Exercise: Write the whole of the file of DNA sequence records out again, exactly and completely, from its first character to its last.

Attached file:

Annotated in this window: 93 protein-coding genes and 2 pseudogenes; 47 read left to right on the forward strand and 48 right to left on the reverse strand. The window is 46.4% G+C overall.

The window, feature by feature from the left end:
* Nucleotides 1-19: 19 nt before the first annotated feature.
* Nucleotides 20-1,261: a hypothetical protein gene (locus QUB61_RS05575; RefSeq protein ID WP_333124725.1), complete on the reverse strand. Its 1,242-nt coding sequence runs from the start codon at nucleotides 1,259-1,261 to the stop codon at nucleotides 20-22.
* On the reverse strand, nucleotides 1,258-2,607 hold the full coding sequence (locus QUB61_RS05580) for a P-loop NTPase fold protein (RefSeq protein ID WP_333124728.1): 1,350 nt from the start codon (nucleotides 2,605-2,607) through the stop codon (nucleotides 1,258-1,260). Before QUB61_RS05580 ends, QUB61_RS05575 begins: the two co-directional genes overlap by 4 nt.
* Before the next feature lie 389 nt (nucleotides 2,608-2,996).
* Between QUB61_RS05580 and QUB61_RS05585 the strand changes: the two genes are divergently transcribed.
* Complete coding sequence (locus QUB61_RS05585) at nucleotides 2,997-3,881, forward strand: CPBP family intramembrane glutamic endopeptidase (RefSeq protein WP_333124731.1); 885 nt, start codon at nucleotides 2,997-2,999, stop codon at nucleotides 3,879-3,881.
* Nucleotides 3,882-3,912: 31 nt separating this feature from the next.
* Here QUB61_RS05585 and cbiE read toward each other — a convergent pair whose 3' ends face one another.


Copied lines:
Annotated in this window: 93 protein-coding genes and 2 pseudogenes; 47 read left to right on the forward strand and 48 right to left on the reverse strand. The window is 46.4% G+C overall.

The window, feature by feature from the left end:
* Nucleotides 1-19: 19 nt before the first annotated feature.
* Nucleotides 20-1,261: a hypothetical protein gene (locus QUB61_RS05575; RefSeq protein ID WP_333124725.1), complete on the reverse strand. Its 1,242-nt coding sequence runs from the start codon at nucleotides 1,259-1,261 to the stop codon at nucleotides 20-22.
* On the reverse strand, nucleotides 1,258-2,607 hold the full coding sequence (locus QUB61_RS05580) for a P-loop NTPase fold protein (RefSeq protein ID WP_333124728.1): 1,350 nt from the start codon (nucleotides 2,605-2,607) through the stop codon (nucleotides 1,258-1,260). Before QUB61_RS05580 ends, QUB61_RS05575 begins: the two co-directional genes overlap by 4 nt.
* Before the next feature lie 389 nt (nucleotides 2,608-2,996).
* Between QUB61_RS05580 and QUB61_RS05585 the strand changes: the two genes are divergently transcribed.
* Complete coding sequence (locus QUB61_RS05585) at nucleotides 2,997-3,881, forward strand: CPBP family intramembrane glutamic endopeptidase (RefSeq protein WP_333124731.1); 885 nt, start codon at nucleotides 2,997-2,999, stop codon at nucleotides 3,879-3,881.
* Nucleotides 3,882-3,912: 31 nt separating this feature from the next.
* Here QUB61_RS05585 and cbiE read toward each other — a convergent pair whose 3' ends face one another.